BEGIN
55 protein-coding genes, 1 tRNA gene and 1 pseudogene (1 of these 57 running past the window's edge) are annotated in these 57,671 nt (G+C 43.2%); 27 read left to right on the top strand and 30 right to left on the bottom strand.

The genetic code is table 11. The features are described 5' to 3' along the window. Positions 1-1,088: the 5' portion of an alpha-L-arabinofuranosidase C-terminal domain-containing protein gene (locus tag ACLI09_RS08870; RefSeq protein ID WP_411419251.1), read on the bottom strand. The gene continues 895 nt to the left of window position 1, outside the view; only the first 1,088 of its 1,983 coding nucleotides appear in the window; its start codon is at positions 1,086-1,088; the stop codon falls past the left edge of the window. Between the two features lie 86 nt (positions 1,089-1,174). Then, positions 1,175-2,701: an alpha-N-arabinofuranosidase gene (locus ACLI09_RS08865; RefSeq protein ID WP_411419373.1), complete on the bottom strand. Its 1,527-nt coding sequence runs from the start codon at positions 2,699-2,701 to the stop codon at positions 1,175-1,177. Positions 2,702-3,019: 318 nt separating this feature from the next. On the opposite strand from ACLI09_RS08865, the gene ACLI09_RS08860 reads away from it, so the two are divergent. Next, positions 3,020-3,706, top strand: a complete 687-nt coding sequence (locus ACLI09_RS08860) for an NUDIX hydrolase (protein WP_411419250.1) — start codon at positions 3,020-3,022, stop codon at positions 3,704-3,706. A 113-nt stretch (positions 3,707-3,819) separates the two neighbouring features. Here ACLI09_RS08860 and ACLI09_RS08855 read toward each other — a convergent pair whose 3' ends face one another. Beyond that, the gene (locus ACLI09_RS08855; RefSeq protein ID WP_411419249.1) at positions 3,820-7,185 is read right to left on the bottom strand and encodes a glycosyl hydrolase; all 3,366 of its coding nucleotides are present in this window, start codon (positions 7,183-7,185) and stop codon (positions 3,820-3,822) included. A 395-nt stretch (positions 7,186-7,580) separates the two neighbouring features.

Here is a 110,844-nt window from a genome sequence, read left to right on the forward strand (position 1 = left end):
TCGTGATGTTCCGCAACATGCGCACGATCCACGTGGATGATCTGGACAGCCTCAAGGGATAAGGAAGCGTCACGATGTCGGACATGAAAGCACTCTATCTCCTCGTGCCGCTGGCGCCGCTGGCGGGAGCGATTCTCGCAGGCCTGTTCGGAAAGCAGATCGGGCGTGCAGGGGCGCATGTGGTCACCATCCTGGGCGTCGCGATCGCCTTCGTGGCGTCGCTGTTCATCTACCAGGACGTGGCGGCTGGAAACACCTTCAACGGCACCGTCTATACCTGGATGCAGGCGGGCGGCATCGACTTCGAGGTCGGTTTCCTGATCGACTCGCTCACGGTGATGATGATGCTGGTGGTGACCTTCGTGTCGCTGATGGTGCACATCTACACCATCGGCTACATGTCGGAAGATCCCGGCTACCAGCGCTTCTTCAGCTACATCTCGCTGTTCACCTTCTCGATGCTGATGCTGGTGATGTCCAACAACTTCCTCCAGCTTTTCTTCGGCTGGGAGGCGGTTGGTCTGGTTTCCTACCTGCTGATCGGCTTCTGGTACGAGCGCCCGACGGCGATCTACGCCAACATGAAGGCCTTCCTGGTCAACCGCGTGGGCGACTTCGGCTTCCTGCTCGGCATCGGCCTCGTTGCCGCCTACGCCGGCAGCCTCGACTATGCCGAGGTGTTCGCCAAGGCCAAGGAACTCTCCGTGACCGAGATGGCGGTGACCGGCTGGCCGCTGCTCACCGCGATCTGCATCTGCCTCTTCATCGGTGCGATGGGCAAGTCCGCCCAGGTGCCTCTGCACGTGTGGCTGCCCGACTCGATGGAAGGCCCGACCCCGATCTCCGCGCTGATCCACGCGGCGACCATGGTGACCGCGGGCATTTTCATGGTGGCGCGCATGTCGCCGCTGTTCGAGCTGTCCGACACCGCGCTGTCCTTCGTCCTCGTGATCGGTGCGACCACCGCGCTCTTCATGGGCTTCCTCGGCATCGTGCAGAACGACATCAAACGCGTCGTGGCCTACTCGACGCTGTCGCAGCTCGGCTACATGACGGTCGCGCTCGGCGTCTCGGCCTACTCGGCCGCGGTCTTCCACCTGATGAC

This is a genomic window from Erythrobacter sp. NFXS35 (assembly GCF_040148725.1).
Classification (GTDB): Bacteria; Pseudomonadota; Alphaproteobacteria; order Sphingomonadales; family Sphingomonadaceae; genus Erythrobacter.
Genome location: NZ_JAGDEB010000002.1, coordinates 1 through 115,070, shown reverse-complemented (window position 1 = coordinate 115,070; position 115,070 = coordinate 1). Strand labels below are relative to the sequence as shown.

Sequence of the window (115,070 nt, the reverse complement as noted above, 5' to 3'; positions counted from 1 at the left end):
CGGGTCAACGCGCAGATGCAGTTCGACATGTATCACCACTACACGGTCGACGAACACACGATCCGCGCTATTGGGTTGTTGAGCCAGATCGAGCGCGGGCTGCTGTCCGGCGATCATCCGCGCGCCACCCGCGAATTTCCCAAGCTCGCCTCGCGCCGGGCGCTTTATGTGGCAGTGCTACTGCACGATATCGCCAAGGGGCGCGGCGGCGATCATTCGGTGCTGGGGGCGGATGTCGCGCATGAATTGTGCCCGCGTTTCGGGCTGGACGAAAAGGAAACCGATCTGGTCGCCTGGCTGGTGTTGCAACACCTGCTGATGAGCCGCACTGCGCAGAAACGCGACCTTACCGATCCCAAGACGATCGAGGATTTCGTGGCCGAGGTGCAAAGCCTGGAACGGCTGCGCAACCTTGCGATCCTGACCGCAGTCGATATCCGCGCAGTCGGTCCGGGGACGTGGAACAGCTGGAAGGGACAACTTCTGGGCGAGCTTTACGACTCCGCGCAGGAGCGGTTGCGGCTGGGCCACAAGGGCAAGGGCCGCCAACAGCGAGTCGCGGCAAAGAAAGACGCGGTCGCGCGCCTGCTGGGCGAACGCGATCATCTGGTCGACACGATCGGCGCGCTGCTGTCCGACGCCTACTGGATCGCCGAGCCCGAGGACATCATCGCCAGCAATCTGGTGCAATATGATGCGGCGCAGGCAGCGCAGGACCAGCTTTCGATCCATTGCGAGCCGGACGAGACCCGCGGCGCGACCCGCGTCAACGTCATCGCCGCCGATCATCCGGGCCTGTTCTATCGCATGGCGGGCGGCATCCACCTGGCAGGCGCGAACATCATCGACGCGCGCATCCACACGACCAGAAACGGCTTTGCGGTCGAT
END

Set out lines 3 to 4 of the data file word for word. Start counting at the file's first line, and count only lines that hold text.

Here is a 110,844-nt window from a genome sequence, read left to right on the forward strand (position 1 = left end):
TCGTGATGTTCCGCAACATGCGCACGATCCACGTGGATGATCTGGACAGCCTCAAGGGATAAGGAAGCGTCACGATGTCGGACATGAAAGCACTCTATCTCCTCGTGCCGCTGGCGCCGCTGGCGGGAGCGATTCTCGCAGGCCTGTTCGGAAAGCAGATCGGGCGTGCAGGGGCGCATGTGGTCACCATCCTGGGCGTCGCGATCGCCTTCGTGGCGTCGCTGTTCATCTACCAGGACGTGGCGGCTGGAAACACCTTCAACGGCACCGTCTATACCTGGATGCAGGCGGGCGGCATCGACTTCGAGGTCGGTTTCCTGATCGACTCGCTCACGGTGATGATGATGCTGGTGGTGACCTTCGTGTCGCTGATGGTGCACATCTACACCATCGGCTACATGTCGGAAGATCCCGGCTACCAGCGCTTCTTCAGCTACATCTCGCTGTTCACCTTCTCGATGCTGATGCTGGTGATGTCCAACAACTTCCTCCAGCTTTTCTTCGGCTGGGAGGCGGTTGGTCTGGTTTCCTACCTGCTGATCGGCTTCTGGTACGAGCGCCCGACGGCGATCTACGCCAACATGAAGGCCTTCCTGGTCAACCGCGTGGGCGACTTCGGCTTCCTGCTCGGCATCGGCCTCGTTGCCGCCTACGCCGGCAGCCTCGACTATGCCGAGGTGTTCGCCAAGGCCAAGGAACTCTCCGTGACCGAGATGGCGGTGACCGGCTGGCCGCTGCTCACCGCGATCTGCATCTGCCTCTTCATCGGTGCGATGGGCAAGTCCGCCCAGGTGCCTCTGCACGTGTGGCTGCCCGACTCGATGGAAGGCCCGACCCCGATCTCCGCGCTGATCCACGCGGCGACCATGGTGACCGCGGGCATTTTCATGGTGGCGCGCATGTCGCCGCTGTTCGAGCTGTCCGACACCGCGCTGTCCTTCGTCCTCGTGATCGGTGCGACCACCGCGCTCTTCATGGGCTTCCTCGGCATCGTGCAGAACGACATCAAACGCGTCGTGGCCTACTCGACGCTGTCGCAGCTCGGCTACATGACGGTCGCGCTCGGCGTCTCGGCCTACTCGGCCGCGGTCTTCCACCTGATGAC